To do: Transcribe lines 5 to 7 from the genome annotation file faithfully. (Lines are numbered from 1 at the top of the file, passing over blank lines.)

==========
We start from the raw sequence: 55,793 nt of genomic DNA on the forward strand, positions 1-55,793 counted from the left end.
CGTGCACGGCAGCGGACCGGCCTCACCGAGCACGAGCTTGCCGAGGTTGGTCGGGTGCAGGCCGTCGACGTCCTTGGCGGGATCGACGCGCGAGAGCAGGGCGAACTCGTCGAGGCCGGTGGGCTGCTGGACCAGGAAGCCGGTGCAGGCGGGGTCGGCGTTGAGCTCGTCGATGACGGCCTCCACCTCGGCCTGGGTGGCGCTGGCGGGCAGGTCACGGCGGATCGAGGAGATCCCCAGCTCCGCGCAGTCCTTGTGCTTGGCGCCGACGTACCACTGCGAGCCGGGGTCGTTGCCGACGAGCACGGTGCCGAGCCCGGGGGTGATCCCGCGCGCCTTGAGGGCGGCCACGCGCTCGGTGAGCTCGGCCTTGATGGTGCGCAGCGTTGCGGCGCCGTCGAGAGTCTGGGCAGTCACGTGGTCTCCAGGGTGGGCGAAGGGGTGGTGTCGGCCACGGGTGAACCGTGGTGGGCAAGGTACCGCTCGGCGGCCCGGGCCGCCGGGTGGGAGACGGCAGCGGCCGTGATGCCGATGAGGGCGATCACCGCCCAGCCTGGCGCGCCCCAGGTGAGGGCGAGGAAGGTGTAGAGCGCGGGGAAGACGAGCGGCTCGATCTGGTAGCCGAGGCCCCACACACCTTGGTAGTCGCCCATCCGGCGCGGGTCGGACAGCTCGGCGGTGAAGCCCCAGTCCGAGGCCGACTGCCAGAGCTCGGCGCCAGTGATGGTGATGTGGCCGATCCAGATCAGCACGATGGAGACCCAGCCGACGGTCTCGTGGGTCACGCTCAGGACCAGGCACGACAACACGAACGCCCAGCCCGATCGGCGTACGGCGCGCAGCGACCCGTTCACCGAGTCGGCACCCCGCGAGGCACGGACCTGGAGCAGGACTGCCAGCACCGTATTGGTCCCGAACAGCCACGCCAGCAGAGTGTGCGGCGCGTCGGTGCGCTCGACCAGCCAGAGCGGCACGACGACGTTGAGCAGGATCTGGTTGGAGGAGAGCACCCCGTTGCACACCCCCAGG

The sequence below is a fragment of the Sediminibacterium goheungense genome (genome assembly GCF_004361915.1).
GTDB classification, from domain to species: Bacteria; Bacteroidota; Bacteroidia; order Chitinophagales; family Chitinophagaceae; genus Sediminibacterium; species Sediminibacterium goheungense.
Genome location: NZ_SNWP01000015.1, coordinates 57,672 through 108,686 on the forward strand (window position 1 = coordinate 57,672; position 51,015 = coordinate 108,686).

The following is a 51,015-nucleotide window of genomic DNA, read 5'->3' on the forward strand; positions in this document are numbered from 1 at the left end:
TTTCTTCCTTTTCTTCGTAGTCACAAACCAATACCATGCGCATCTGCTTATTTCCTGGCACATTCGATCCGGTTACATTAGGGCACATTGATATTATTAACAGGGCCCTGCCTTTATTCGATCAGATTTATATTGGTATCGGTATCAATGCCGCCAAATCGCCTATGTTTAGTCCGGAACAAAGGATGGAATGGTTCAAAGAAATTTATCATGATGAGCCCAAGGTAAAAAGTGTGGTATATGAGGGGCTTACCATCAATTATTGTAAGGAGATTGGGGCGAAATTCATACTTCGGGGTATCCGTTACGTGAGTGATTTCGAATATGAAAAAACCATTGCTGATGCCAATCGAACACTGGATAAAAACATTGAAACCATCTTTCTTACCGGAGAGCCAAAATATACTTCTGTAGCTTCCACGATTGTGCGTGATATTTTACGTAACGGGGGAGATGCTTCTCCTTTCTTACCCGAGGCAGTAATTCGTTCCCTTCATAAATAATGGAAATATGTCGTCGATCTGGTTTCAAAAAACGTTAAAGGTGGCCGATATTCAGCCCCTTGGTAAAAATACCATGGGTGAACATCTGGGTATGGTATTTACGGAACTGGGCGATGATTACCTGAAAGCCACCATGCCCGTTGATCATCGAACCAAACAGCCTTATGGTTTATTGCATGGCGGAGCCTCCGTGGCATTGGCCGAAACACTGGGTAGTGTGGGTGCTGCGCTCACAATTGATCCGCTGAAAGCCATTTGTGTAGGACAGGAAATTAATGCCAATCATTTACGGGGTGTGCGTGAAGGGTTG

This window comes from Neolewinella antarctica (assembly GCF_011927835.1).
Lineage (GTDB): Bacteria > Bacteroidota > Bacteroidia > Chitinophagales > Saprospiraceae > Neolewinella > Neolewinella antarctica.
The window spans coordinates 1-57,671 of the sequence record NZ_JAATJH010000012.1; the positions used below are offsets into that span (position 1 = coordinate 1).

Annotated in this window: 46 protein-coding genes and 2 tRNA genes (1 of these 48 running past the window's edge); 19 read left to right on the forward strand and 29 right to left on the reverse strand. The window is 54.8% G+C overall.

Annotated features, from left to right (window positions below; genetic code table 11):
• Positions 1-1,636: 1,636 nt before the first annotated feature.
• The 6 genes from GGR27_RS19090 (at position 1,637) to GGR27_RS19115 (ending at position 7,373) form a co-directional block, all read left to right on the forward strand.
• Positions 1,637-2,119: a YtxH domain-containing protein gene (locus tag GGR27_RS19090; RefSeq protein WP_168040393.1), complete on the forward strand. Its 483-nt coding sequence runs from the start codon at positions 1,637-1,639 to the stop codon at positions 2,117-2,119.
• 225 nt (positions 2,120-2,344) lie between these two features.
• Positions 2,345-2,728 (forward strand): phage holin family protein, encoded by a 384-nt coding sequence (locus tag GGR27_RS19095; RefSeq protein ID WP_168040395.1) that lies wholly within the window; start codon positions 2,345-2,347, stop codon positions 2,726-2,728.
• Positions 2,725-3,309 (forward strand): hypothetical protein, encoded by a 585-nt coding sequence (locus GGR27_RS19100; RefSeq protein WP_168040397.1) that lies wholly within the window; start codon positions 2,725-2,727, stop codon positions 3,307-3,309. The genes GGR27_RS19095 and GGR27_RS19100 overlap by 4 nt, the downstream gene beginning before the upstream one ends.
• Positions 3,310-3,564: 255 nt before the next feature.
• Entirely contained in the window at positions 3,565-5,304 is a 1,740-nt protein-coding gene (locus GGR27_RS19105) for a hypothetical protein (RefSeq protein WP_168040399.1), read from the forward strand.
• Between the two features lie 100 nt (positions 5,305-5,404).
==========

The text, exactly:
Genome location: NZ_SNWP01000015.1, coordinates 57,672 through 108,686 on the forward strand (window position 1 = coordinate 57,672; position 51,015 = coordinate 108,686).

The following is a 51,015-nucleotide window of genomic DNA, read 5'->3' on the forward strand; positions in this document are numbered from 1 at the left end:
TTTCTTCCTTTTCTTCGTAGTCACAAACCAATACCATGCGCATCTGCTTATTTCCTGGCACATTCGATCCGGTTACATTAGGGCACATTGATATTATTAACAGGGCCCTGCCTTTATTCGATCAGATTTATATTGGTATCGGTATCAATGCCGCCAAATCGCCTATGTTTAGTCCGGAACAAAGGATGGAATGGTTCAAAGAAATTTATCATGATGAGCCCAAGGTAAAAAGTGTGGTATATGAGGGGCTTACCATCAATTATTGTAAGGAGATTGGGGCGAAATTCATACTTCGGGGTATCCGTTACGTGAGTGATTTCGAATATGAAAAAACCATTGCTGATGCCAATCGAACACTGGATAAAAACATTGAAACCATCTTTCTTACCGGAGAGCCAAAATATACTTCTGTAGCTTCCACGATTGTGCGTGATATTTTACGTAACGGGGGAGATGCTTCTCCTTTCTTACCCGAGGCAGTAATTCGTTCCCTTCATAAATAATGGAAATATGTCGTCGATCTGGTTTCAAAAAACGTTAAAGGTGGCCGATATTCAGCCCCTTGGTAAAAATACCATGGGTGAACATCTGGGTATGGTATTTACGGAACTGGGCGATGATTACCTGAAAGCCACCATGCCCGTTGATCATCGAACCAAACAGCCTTATGGTTTATTGCATGGCGGAGCCTCCGTGGCATTGGCCGAAACACTGGGTAGTGTGGGTGCTGCGCTCACAATTGATCCGCTGAAAGCCATTTGTGTAGGACAGGAAATTAATGCCAATCATTTACGGGGTGTGCGTGAAGGGTTG